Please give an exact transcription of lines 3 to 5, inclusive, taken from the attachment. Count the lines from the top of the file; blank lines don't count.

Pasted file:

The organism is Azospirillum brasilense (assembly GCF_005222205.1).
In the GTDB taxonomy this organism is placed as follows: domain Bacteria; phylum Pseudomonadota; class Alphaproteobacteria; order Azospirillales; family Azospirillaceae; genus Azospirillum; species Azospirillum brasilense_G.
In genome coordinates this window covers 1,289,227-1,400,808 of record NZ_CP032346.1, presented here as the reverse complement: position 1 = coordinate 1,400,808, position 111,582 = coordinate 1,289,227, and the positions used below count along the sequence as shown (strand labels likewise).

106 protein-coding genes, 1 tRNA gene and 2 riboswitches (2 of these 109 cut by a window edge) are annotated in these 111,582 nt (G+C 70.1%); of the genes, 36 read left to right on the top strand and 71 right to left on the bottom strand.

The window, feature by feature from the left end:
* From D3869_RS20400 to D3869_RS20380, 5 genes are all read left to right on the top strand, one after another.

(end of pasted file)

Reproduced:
In genome coordinates this window covers 1,289,227-1,400,808 of record NZ_CP032346.1, presented here as the reverse complement: position 1 = coordinate 1,400,808, position 111,582 = coordinate 1,289,227, and the positions used below count along the sequence as shown (strand labels likewise).

106 protein-coding genes, 1 tRNA gene and 2 riboswitches (2 of these 109 cut by a window edge) are annotated in these 111,582 nt (G+C 70.1%); of the genes, 36 read left to right on the top strand and 71 right to left on the bottom strand.

The window, feature by feature from the left end: